How I saved the lives of 49 darling fawns… warning, get kleenex!

Working on staff at Wildlife Rescue & Rehabilitation was an extraordinary experience. I got to be up close and personal with all kinds of wildlife, from deer to racoons to opossums to owls to panthers and bears, oh my!

One day it was evening fawn feeding time and I was walking down the path carrying 4 big white buckets filled to the brim with nursing bottles full of creamy rich “mother’s milk”.

There were at least 50 fawns in the large enclosure. All of them were orphans and had been rescued. Our job was to raise them until they were young adults, then to release them safely in areas where they could rejoin existing wild deer herds and hopefully live long happy lives.

On this beautiful day, as I entered the fawns pen, they eagerly ran up and crowded all around Communicating with Wildlifeme. Imagine 50 fawns leaping and pushing each other and dancing with excitement! Many were bouncing above the crowd, trying to head butt me like I was their momma.

Laughing I greeted them, patted their beautiful heads and necks, and then shooed them away so I could setup their feeders and they could begin eating their dinner.

I always used this time with them to inquire as to their health and well-being.  Communicating with animals can reveal the most amazing things!

Sometimes they told me stories about their day, or the newest joke or funny story they’d come up with.

Sometimes they asked me questions or wanted to know my viewpoint on something that was troubling them.

But today?

Something different and unexpected happened. It scared me.

Several of them urgently said, “Bobby isn’t feeling good! Can you help?”

I replied, “Oh no! Yes, of course, I’ll do everything I can to help him. Where is he?”

Despairing of ever finding the one little fawn in the large crowd that wasn’t “feeling good”, I looked around me as the light slowly faded and it turned to dusk.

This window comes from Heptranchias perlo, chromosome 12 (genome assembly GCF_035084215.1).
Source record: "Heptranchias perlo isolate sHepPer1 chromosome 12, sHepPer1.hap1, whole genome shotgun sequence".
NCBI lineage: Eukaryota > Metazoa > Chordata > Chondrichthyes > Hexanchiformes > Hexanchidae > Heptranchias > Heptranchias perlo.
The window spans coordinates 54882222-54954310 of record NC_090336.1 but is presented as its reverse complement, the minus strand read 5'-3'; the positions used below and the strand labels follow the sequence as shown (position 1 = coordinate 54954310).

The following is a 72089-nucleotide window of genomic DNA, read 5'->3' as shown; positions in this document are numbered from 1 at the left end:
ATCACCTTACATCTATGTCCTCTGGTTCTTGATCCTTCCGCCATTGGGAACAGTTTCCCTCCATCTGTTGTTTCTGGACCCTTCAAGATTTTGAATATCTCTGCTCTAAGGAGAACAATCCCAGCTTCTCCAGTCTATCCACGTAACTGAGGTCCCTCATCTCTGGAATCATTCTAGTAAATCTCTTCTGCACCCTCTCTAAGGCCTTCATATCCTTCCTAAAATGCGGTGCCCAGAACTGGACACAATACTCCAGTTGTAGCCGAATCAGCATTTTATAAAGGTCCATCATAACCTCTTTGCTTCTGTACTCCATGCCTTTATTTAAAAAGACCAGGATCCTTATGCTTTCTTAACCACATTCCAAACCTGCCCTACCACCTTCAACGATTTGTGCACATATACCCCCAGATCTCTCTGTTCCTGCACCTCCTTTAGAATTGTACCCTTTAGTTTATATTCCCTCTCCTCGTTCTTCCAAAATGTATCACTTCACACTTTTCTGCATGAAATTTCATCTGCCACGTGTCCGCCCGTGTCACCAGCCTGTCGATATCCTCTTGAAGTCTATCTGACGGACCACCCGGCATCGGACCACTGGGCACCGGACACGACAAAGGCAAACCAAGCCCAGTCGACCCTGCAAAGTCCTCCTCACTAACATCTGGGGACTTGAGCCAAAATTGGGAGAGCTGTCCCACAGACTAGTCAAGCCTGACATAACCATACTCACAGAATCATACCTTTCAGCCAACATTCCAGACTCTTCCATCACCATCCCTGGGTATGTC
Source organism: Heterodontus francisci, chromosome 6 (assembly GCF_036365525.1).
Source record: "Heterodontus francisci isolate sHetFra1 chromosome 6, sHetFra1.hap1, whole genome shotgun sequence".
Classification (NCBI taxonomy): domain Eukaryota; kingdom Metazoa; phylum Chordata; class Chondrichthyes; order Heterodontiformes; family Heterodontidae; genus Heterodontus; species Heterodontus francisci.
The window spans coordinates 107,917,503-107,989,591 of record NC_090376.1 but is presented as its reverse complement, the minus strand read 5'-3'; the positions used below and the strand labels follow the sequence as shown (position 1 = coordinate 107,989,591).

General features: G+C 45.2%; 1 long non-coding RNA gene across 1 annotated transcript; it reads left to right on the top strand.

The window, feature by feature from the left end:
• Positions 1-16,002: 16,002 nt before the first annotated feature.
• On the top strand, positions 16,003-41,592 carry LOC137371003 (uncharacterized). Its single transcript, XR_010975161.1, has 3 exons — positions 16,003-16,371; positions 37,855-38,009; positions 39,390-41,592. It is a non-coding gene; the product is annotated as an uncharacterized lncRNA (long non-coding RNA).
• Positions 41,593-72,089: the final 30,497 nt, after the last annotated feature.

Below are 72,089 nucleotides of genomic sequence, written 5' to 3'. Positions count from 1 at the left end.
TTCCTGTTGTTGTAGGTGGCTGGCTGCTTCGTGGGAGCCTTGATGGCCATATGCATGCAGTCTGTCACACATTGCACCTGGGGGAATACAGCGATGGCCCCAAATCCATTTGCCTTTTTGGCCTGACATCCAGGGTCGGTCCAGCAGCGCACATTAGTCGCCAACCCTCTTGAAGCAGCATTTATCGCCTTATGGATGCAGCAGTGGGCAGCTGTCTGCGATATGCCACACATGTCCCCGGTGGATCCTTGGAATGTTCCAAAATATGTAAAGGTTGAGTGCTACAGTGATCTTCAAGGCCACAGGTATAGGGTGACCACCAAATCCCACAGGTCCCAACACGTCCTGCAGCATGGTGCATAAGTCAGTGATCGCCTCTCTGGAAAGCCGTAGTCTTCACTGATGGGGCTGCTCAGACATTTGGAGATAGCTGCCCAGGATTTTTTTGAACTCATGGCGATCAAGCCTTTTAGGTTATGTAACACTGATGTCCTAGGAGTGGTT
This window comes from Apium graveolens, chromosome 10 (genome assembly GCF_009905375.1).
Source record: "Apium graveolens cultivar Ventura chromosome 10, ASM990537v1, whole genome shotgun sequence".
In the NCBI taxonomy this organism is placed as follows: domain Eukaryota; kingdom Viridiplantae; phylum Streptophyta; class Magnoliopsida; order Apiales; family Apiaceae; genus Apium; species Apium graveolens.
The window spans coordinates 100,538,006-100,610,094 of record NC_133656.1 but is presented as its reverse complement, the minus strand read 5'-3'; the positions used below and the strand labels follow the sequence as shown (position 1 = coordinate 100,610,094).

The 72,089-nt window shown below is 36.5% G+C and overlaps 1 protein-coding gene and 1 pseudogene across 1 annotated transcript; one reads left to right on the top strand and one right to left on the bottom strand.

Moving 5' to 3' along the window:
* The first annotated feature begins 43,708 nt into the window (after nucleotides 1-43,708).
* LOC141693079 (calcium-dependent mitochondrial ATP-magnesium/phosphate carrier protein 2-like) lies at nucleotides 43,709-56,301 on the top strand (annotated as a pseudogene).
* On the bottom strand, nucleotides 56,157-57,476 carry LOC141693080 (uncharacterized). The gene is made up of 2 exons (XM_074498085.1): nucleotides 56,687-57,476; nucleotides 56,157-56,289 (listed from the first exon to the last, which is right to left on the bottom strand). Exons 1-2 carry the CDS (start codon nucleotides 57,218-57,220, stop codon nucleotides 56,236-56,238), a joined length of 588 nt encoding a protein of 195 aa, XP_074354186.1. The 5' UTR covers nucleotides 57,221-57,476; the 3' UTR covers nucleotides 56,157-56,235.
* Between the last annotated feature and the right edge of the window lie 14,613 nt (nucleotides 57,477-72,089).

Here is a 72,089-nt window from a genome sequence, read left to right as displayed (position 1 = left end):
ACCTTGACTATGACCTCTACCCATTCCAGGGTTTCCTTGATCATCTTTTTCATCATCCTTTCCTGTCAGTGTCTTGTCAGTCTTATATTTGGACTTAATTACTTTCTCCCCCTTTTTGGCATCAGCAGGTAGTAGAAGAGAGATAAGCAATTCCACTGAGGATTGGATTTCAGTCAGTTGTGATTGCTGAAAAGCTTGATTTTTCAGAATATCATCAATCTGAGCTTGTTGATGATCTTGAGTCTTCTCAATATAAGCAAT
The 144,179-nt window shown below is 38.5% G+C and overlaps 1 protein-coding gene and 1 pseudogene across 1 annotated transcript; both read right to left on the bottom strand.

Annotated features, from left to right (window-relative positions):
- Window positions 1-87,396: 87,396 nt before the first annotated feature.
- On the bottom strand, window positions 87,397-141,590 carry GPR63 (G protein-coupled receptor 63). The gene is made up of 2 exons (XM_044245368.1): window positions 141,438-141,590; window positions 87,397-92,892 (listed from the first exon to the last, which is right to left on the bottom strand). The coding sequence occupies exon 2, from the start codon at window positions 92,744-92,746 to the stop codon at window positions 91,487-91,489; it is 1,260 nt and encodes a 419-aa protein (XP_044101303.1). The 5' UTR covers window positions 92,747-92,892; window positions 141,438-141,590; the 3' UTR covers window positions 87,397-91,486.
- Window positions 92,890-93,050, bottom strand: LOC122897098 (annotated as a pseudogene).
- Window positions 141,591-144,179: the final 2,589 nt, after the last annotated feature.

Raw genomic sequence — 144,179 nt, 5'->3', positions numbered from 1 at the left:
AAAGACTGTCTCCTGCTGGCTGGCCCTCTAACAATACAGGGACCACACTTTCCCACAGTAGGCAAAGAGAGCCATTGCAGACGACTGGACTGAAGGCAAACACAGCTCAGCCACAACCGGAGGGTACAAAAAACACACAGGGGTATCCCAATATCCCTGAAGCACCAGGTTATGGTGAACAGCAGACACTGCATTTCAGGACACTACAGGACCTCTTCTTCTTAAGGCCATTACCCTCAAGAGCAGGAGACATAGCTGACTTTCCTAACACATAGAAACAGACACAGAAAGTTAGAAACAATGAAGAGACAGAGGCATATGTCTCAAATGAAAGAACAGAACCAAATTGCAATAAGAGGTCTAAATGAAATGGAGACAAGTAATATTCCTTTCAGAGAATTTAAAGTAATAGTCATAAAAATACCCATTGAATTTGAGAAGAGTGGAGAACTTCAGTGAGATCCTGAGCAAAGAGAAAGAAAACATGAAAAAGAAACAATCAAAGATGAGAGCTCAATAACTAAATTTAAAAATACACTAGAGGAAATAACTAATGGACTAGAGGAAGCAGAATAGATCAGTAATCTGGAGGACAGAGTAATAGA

Communicating with WildlifeThen, like the story of Moses parting the red sea, the crowd of fawns opened and 1 little fawn approached me. The others nosed him as he walked by them in support and a show of caring. It was so sweet!

When he came up to greet me, I asked him to tell me how he was feeling… when did this start… how long had he been feeling that way… and all the myriad of questions that would help me determine how best to help him feel better. (by the way, I teach the art of asking the right questions in the right time and way in The Heart Of the Conversation 7 Step Blueprint for Successful Conversations With Animals Course)

He told me he had a headache, and his nose was snotty and runny. He was achy and had a tummy ache too. And sometimes he felt shivery.

Poor little guy, he was miserable.

I petted him and offered him comfort, then I told him I had to go tell Tim, the Director. Tim would know just what to do to help him feel better.

So I gathered up all the empty milk bottles and headed back to the big house. Then I went in search of Tim.

I found him in the work area and quickly told him the tale. Astonished, he looked at me for a minute with wide eyes. He wasn’t sure he believed in animal communication, but it was pretty amazing. Challenging me, he asked me to take a can of purple spray dye to mark the ill fawn and go put a mark on his coat so Tim could easily find him later.

I trudged back, all the way out to the fawn pen again and entered the gate, wondering how I would ever find him again in the dark. The other fawns, as usual, crowded around me and were glad to see me.

I connected with my heart, centered myself, and called for Bobby to come to me please. Then I waited…

To my delight, in just a few minutes, here came little Bobby!